EL PASO – Fooling teenagers is a hazardous occupation. They aren’t easy to fool; you have to be way smarter than they are, and they are plenty smart, even if they don’t look like it. The more you try to fool them, the harder it gets. If you try really, really hard, you are likely to get just the opposite of your intended effect. Teens are also highly skilled lie detectors and can sense BS concentrations of less than 5 parts per thousand.
EL PASO – I will never forget the Thursday morning I heard my weeping mother say the four scariest words I had ever heard, “Your brother has leukemia.”
As those words left her mouth, an indescribably sickening feeling shook my body and a million thoughts rushed through my mind. Thoughts of anger and fear consumed my very being at that moment, but as I looked up at my brother I remember seeing his face. He was unremarkably calm. I expected to see him crying or worried. Those were feelings I know I would be expressing if I had received that terrible diagnosis.
EL PASO — The Socorro Activities Complex in east El Paso is filled with the blasting excitement of drums, brass and cheers on a warm Saturday afternoon in October as excited spectators root for area high school marching bands competing for a chance to appear at the state level in San Antonio. The Del Valle high school band has been rehearsing for this competition since August, practicing long hours every day, learning their marching steps and the music. It’s fun and it’s challenging. Aaron Gomez a sophomore told Borderzine “I enjoy learning new music and music is my passion and after high school I want to study music and receive a degree from a four-year university.”
Alex Verdugo, a senior leader for the French horn section said, “I motivate students and assist the band directors in what needs to be done.” He became a section leader through a lot of practice and auditioning for the job, he said. Juan Palacios a junior leader for the trumpets section said, “It’s a lot of hard work, but it is worth it in the end.”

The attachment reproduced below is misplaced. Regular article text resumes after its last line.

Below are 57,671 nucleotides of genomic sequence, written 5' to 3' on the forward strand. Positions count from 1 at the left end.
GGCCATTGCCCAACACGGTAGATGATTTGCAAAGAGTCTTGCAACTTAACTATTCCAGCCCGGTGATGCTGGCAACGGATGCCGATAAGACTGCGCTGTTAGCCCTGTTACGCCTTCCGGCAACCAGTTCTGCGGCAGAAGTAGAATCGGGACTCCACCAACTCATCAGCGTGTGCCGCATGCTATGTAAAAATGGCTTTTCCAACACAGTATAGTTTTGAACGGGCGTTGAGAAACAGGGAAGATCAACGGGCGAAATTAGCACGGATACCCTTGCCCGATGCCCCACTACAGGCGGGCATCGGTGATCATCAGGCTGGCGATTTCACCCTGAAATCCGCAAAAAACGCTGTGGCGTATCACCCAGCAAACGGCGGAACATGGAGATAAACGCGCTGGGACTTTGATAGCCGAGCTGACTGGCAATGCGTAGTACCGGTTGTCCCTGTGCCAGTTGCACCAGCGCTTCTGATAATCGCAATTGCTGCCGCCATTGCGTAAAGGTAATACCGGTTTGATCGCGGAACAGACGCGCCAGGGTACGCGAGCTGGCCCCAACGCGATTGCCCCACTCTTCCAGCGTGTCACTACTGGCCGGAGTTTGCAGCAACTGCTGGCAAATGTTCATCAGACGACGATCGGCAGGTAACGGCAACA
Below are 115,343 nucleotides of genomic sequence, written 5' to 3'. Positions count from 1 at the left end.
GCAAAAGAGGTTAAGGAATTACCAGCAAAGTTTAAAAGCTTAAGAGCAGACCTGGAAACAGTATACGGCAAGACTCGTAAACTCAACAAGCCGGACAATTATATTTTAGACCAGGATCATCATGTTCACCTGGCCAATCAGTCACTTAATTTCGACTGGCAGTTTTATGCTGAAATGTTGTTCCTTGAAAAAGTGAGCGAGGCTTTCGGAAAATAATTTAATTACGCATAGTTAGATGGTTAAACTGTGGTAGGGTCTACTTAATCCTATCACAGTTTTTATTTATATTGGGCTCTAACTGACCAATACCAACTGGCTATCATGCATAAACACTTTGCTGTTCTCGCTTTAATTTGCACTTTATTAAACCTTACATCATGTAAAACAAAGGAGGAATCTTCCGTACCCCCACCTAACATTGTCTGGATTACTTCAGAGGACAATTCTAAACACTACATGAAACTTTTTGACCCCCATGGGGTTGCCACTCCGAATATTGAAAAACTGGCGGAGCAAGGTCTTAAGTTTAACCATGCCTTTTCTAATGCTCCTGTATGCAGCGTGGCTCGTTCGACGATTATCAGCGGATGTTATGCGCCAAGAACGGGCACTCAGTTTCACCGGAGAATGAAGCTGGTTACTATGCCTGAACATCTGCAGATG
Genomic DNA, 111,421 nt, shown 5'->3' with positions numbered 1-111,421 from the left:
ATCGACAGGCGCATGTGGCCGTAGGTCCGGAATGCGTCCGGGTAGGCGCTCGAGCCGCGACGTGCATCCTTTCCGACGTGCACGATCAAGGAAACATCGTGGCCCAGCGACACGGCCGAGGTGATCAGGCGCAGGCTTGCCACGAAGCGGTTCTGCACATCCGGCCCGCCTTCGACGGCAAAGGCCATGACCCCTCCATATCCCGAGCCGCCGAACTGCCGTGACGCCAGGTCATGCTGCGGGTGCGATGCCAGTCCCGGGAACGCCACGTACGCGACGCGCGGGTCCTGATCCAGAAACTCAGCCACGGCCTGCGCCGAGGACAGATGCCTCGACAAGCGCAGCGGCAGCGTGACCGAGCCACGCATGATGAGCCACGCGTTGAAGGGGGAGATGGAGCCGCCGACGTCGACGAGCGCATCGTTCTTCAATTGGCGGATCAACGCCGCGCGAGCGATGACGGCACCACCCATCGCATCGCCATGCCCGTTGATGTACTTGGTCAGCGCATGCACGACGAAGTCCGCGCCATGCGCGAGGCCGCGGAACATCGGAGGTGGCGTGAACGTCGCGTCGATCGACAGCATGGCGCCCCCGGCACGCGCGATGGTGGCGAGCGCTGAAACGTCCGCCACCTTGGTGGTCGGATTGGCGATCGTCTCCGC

Christina Boatman a sophomore told Borderzine she thinks Del Valle is the best band and “…the feeling that you gave it your all on the field is indescribable.”
Cindy Cruz a senior said the band also helps students with academics and she will miss being in the band after she graduates.
EL PASO – The sound of the alarm going off at 5 a.m. every morning is an all too familiar sound for Bryce Neria and his fellow classmates as they prepare for a 12-hour day of schoolwork. High school students aware of the importance of a college education now have a new opportunity to get a leg up on advanced studies while still in high school. A dual credit program allows current high school students to take advantage of an early college education while in high school. Neria says he doesn’t mind the rigors of the program. “Its absolutely worth it!
EL PASO — Not too many years ago, students eagerly awaited the bell that signals lunchtime, anticipating french fries, a can of Pepsi, and a chocolate chip cookie. Now, however, those same students have been challenged to abandon some of the junk foods they crave. In 2007, revisions were made to the Texas Public School Nutrition Policy to create a weapon to battle obesity in children. Texas public high schools have had to start abiding by laws that mandate healthier lunch foods, as well as changing vending machine products on their campuses. “Our snack bars are all run by the district cafeterias and have to abide by the changes in the law,” says Dr. Carla Gonzales, Chapin High School Principal.
EL PASO, Texas – Journalism in July is a one-week summer workshop that brought high school students and future journalists from El Paso and Ciudad Juarez to the UTEP campus to learn how to be multimedia journalists. The workshop, which began July 9, and ended a week later, is in its eighth year and has evolved from a print media program into a multimedia program. In this transition, it has emulated what has happened in the real world of media where journalists had to develop multimedia skills to keep their work modern and more available to readers. A total of 21 students attended the workshop sponsored by UTEP and the Dow Jones Newspaper Fund. They came from the border region and included two students from Preparatoria El Chamizal in Ciudad Juarez, Mexico.
EL PASO, Texas — Imagine walking down a hallway by yourself hearing people yelling insults at you and there is no way out except straight through the gauntlet. The words fat, gay, slut and loser are thrown at you, but you cannot get out. Each day brings the same suffering as the same people, with a few others chiming in, target you with the same verbal daggers. This is a reality that almost 30% of high school students in the United States face. Some are physically harmed, some are emotionally abused, and a growing number are bullied by “cyber bullies” through Internet networking sites like Facebook, Myspace and Twitter.